Since 2014, DIV1 has been detected in China in farmed _Penaeus vannamei_, _P. chinensis_, _P. japonicus_, _Cherax quadricarinatus_, _Procambarus clarkii_, _Macrobrachium nipponense_, and _M. rosenbergii_, indicating that DIV1 is a new important threat to the shrimp farming industry.

Portions of this comment were extracted from

[HealthMap/ProMED-mail map of China:
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World Travel News Headlines

Date: Tue, 26 May 2020 09:15:57 +0200 (METDST)

Riyadh, May 26, 2020 (AFP) - Saudi Arabia will end its nationwide coronavirus curfew from June 21, except in the holy city of Mecca, the interior ministry said Tuesday, after more than two months of stringent curbs.   Prayers will also be allowed to resume in all mosques outside Mecca from May 31, the ministry said in a series of measures announced on the official Saudi Press Agency.   The kingdom, which has reported the highest number of virus cases in the Gulf, imposed a full nationwide curfew during Eid al-Fitr, the Muslim holiday that marks the end of the fasting month of Ramadan.

The ministry said it will begin easing restrictions in a phased manner this week, with the curfew relaxed between 6 am and 3 pm between Thursday and Saturday.   From Sunday until June 20, the curfew will be further eased until 8 pm, the ministry added.   The kingdom will lift the lockdown entirely from June 21.   "Starting from Thursday, the kingdom will enter a new phase (in dealing with the pandemic) and will gradually return to normal based on the rules of social distancing," Health Minister Tawfiq Al-Rabiah said on Monday.   Saudi Arabia has reported around 75,000 coronavirus infections and some 400 deaths from COVID-19.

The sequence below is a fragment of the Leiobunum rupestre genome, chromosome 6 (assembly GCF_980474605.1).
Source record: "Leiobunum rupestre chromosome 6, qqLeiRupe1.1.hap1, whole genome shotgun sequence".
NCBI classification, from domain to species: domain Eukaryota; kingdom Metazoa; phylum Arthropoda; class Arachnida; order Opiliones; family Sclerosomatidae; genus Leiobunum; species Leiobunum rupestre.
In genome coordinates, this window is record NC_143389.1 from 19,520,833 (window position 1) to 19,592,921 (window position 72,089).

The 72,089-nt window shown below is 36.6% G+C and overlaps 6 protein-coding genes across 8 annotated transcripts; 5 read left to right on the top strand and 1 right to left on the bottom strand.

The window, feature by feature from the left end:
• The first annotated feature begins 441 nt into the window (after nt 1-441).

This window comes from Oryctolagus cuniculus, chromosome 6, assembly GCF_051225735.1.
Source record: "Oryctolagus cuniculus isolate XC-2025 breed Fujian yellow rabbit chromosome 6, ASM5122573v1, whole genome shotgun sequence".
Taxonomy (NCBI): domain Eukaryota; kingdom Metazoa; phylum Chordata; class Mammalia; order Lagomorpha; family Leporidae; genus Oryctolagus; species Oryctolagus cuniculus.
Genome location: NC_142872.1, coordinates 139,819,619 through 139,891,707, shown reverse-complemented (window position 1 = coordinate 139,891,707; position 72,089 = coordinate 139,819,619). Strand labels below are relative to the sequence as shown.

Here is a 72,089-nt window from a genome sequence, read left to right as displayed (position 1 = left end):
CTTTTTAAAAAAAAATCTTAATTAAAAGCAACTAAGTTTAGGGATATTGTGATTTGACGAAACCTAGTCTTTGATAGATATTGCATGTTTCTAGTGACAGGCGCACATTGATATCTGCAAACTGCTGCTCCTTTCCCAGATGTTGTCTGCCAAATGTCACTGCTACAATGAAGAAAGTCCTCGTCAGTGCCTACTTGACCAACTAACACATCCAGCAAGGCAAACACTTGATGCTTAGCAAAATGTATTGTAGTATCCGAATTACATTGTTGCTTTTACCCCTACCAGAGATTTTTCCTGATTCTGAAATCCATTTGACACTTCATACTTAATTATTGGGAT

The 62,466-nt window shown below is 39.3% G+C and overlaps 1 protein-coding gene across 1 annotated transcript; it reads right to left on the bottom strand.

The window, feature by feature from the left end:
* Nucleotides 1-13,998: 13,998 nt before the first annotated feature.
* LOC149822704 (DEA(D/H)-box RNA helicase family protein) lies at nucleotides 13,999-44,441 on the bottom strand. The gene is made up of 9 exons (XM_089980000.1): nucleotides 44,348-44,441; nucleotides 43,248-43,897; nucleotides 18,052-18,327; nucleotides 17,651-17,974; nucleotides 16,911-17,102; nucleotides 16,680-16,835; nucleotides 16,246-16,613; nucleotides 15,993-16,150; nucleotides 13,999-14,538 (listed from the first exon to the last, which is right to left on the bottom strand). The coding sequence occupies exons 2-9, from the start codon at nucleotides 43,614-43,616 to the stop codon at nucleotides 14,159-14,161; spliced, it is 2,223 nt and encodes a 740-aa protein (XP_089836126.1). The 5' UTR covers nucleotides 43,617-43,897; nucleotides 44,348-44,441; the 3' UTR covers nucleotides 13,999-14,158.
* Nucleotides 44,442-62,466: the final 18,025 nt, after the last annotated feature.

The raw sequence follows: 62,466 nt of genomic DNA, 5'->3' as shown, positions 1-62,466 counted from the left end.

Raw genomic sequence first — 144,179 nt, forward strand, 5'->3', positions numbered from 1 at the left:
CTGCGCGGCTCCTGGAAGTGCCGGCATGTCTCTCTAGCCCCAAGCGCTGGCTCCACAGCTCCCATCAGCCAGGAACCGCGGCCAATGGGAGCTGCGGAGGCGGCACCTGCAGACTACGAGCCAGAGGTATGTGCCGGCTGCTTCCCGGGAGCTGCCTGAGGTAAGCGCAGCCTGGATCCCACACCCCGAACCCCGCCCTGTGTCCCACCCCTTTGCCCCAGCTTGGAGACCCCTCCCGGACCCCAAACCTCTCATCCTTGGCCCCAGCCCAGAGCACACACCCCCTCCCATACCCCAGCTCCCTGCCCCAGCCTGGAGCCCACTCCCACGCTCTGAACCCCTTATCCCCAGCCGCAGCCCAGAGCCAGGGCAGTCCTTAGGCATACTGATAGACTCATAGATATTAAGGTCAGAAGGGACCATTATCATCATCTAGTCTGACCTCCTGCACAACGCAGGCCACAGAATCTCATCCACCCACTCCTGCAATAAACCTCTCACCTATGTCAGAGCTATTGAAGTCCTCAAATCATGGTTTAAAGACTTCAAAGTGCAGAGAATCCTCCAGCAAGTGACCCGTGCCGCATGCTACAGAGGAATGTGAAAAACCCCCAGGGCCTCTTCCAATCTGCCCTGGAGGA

In March, Saudi Arabia suspended the year-round "umrah" pilgrimage over fears of the disease spreading in Islam's holiest cities.   That suspension will remain in place, the interior ministry said.   Authorities are yet to announce whether they will proceed with this year's hajj -- scheduled for late July -- but they have urged Muslims to temporarily defer preparations for the annual pilgrimage.   Last year, some 2.5 million faithful travelled to Saudi Arabia from around the world to participate in the hajj, which Muslims are obliged to perform at least once during their lifetime.
Date: Tue, 26 May 2020 05:52:24 +0200 (METDST)

Santiago, May 26, 2020 (AFP) - Chile registered a new high for coronavirus cases on Monday, with nearly 5,000 infections in 24 hours, including two ministers in President Sebastian Pinera's government.   Health authorities announced 4,895 new infections in the South American country and 43 deaths.